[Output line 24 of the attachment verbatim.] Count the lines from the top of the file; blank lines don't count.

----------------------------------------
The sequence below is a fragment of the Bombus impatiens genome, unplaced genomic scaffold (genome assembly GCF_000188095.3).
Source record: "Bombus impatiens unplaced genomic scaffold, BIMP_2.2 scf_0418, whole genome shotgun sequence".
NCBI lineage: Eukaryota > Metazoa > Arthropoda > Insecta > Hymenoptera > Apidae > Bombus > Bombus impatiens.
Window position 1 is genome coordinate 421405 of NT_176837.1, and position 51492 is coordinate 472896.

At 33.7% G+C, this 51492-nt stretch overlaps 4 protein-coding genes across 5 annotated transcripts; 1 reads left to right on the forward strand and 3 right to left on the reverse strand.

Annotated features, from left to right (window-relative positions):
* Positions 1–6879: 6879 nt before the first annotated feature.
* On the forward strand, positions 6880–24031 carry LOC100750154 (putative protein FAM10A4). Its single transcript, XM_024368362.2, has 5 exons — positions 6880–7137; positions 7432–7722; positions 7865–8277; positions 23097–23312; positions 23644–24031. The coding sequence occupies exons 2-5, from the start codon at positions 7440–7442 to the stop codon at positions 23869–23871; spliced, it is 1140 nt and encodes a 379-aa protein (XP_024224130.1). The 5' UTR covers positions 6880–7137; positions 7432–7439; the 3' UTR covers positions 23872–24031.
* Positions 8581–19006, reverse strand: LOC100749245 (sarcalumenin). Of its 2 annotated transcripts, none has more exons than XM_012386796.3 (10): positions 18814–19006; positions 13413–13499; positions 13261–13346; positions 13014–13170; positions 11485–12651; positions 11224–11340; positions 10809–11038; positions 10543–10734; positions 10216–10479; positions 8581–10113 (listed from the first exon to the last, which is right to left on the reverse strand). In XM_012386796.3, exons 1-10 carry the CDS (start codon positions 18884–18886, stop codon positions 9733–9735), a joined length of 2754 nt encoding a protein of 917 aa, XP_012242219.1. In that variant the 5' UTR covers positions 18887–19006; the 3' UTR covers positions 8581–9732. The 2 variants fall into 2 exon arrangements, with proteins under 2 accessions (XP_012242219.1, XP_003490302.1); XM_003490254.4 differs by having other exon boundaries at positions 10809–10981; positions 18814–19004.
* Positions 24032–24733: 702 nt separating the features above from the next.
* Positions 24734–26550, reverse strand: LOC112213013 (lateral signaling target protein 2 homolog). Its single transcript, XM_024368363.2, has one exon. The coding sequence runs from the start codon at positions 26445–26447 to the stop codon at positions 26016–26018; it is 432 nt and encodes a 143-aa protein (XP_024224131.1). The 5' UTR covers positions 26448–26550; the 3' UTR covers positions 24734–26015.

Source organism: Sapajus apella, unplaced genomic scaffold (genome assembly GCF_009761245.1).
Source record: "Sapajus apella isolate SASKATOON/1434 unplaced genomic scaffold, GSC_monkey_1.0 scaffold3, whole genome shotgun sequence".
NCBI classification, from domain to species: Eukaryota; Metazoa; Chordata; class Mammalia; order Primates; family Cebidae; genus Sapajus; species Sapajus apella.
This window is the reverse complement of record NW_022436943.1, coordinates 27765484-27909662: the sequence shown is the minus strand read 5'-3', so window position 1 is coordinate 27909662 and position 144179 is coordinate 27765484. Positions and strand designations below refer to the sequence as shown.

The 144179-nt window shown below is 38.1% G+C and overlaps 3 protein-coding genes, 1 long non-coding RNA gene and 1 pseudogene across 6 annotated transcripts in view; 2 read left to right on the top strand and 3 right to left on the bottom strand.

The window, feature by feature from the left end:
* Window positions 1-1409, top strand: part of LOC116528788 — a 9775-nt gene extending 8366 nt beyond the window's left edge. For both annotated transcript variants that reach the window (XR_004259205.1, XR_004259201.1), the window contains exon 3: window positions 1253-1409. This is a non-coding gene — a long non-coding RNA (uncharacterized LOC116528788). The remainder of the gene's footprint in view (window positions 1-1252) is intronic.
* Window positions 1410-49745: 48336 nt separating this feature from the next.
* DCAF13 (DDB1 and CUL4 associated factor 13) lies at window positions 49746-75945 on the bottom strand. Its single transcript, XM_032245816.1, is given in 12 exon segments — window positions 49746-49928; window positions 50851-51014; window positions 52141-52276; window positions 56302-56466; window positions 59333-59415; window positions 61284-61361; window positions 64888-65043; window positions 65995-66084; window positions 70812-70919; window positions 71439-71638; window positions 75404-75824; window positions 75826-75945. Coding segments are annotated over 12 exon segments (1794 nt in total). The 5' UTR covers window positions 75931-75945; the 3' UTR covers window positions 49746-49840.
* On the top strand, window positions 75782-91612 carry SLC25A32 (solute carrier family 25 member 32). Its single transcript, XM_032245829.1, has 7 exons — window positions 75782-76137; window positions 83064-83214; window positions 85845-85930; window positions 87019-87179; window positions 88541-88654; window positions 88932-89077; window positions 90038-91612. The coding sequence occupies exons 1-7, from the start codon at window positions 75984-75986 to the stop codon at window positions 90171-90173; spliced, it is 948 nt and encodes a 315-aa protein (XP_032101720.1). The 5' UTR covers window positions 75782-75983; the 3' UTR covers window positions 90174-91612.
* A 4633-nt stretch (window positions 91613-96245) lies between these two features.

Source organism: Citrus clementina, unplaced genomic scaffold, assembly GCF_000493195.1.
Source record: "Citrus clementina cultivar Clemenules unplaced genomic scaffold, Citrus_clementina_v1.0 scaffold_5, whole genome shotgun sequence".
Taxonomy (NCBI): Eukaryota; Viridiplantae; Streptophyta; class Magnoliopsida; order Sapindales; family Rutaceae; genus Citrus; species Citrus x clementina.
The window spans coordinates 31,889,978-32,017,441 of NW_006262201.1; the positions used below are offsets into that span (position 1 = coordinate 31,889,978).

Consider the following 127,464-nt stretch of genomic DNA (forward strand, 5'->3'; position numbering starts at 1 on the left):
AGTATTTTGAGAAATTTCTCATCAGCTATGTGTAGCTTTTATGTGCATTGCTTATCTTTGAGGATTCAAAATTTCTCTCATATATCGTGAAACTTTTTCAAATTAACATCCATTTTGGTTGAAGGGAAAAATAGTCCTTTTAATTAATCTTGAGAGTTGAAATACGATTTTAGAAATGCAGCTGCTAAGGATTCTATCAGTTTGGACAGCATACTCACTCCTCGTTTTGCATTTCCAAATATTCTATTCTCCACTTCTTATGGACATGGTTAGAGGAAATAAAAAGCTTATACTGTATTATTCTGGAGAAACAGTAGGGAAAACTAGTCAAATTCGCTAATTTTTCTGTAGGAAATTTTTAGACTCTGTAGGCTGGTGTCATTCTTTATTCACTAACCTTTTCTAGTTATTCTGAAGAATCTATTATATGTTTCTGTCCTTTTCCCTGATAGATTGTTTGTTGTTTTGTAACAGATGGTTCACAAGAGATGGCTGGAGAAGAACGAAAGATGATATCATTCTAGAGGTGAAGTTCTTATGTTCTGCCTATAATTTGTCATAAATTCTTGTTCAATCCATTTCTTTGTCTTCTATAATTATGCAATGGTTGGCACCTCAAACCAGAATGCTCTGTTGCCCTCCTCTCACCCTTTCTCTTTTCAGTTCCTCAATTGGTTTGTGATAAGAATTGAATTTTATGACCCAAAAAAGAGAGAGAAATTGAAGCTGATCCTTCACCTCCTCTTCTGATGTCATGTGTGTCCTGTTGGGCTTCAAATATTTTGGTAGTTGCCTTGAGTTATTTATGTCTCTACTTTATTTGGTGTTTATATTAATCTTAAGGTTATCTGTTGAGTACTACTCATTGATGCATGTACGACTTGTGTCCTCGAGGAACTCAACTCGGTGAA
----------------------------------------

Source record: "Citrus clementina cultivar Clemenules unplaced genomic scaffold, Citrus_clementina_v1.0 scaffold_5, whole genome shotgun sequence".